This blog has been very critical of the federal government’s blowing $30 billion to bribe doctors and hospitals to install Electronic Medical Records (EMRs) that they do not want, and which do not appear to help patient care.
Well, the punchbowl may be taken away soon. One of the goals of the $30 billion was to install EMRs that would talk to each other. Well, in fact, many EMRs do not share information but actually block it:
“ONC should use its authority to certify only those products that…do not block health information exchange,” the budget report states. “ONC should take steps to decertify products that proactively block the sharing of information because those practices frustrate congressional intent, devalue taxpayer investments in [certified EHR technology], and make [the technology] less valuable and more burdensome for eligible hospitals and eligible providers to use.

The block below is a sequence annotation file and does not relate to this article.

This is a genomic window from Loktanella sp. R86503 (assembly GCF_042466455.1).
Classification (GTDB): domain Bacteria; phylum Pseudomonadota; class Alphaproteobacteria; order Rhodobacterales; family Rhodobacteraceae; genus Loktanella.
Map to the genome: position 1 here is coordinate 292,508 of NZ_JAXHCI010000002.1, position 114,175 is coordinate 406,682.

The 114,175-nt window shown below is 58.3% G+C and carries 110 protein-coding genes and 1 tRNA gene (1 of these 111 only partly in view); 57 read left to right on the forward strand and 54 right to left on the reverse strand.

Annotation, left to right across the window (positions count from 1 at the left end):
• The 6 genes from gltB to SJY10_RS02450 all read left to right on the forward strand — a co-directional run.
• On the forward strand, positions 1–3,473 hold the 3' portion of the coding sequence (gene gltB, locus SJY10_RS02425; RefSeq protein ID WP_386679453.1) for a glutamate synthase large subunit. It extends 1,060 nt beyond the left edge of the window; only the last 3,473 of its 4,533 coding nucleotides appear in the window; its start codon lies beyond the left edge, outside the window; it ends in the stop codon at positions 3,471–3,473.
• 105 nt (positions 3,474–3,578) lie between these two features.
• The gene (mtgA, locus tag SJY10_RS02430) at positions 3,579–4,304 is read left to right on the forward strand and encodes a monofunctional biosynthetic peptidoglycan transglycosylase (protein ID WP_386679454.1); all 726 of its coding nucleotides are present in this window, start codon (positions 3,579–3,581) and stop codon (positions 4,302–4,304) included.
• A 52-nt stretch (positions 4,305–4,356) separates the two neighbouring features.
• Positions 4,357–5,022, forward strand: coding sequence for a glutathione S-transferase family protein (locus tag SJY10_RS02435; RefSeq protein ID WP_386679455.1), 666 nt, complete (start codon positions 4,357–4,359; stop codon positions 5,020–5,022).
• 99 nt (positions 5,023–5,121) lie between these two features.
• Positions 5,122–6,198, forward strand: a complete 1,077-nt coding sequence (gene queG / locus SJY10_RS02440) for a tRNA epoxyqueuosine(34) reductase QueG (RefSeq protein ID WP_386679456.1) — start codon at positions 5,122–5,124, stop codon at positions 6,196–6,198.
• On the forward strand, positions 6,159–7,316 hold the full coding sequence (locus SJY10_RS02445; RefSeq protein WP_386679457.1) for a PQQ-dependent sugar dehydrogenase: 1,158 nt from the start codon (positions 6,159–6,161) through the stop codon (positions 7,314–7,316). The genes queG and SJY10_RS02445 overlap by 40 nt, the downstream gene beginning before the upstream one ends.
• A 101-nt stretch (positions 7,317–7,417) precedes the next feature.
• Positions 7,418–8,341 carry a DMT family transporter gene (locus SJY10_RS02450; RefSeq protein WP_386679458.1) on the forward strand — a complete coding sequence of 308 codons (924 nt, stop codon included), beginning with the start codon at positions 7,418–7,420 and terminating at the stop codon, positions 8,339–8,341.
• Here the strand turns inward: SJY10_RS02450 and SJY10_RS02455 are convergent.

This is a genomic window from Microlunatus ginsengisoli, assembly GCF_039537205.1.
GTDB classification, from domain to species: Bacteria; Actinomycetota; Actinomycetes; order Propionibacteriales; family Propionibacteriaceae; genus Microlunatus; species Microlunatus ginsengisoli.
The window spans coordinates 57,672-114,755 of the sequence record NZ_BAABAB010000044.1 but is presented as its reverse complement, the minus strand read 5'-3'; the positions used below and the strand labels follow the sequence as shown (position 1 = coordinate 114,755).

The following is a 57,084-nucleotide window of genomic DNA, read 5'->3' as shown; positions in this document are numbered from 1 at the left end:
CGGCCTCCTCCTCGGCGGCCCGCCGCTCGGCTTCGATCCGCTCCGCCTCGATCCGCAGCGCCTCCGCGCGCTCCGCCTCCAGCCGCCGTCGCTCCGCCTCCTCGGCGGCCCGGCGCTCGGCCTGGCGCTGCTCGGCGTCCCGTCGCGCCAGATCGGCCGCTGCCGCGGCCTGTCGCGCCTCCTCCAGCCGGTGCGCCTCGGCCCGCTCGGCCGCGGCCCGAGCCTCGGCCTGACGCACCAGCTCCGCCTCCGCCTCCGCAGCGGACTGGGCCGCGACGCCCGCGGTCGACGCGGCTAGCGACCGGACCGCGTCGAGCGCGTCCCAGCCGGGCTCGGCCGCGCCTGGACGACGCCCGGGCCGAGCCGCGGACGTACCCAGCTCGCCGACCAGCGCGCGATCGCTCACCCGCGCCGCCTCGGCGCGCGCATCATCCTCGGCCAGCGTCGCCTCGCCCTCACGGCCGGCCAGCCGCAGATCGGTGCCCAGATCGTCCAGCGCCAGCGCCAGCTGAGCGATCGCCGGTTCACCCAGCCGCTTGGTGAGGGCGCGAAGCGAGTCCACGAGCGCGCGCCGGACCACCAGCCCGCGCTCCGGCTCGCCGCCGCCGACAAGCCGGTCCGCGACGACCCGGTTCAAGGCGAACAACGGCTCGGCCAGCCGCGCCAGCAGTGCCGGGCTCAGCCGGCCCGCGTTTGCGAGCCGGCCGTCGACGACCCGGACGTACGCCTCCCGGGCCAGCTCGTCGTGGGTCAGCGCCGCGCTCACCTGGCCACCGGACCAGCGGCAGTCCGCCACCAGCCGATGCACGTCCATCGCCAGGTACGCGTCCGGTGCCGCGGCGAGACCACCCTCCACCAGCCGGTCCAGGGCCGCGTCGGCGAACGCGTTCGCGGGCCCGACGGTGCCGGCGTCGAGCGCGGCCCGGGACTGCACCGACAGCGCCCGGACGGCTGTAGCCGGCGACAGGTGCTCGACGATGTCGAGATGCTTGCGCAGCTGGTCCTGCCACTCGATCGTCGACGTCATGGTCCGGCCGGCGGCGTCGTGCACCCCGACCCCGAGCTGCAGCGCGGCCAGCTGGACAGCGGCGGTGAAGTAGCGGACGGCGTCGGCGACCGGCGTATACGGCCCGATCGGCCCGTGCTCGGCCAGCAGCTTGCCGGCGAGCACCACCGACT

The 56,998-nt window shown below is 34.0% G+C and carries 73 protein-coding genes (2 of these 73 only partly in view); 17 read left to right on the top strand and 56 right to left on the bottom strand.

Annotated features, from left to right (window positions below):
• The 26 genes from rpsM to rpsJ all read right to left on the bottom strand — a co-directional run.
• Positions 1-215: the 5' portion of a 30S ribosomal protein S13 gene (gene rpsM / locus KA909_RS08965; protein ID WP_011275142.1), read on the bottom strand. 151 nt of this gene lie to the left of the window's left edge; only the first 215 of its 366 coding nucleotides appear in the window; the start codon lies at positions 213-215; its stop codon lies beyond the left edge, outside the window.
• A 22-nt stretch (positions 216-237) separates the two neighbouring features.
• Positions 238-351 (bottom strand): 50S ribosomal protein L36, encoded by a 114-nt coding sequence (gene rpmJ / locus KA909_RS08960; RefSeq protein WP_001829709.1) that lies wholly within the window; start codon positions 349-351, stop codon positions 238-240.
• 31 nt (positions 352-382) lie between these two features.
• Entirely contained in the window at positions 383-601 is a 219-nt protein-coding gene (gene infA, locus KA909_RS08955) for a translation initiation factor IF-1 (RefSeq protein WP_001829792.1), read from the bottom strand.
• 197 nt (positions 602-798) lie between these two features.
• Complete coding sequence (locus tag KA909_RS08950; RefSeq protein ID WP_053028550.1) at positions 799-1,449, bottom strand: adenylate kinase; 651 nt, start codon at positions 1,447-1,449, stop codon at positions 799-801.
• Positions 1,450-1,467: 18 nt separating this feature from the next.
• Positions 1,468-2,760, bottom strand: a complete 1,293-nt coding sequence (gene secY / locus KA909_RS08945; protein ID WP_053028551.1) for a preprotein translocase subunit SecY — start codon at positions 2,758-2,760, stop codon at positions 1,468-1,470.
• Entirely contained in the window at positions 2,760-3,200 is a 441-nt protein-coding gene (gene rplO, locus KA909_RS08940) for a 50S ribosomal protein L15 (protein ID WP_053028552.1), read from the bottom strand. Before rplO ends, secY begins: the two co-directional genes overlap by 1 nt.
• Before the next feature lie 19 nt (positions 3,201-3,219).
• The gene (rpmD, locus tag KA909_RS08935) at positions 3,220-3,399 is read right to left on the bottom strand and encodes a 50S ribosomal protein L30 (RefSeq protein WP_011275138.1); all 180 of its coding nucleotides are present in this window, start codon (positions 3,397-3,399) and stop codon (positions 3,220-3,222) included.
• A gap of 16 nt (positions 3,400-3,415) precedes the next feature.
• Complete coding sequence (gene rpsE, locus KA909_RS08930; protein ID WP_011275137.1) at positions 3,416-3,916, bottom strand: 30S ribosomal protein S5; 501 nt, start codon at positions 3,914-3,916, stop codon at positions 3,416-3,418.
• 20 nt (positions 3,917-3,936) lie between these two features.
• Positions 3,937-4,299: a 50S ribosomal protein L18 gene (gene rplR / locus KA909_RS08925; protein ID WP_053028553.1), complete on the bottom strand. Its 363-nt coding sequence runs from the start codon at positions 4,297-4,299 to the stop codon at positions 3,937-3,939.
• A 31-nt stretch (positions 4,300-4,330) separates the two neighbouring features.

Rep. Phil Gingrey (R-Ga.) raised the issue at a July 17 hearing of the House Energy and Commerce Committee’s subcommittee on communications, technology and health. “It may be time for this committee to take a closer look at the practices of vendor companies in this space given the possibility that fraud may be perpetrated against the American taxpayer,” said Gingrey, who is also a physician.
He expressed concern that more than half of the $24 billion spent by the Meaningful Use program has gone to customers of Epic, a vendor operating a “closed platform.” Senate Democrats have joined Republicans in calling for more scrutiny, reports Politico.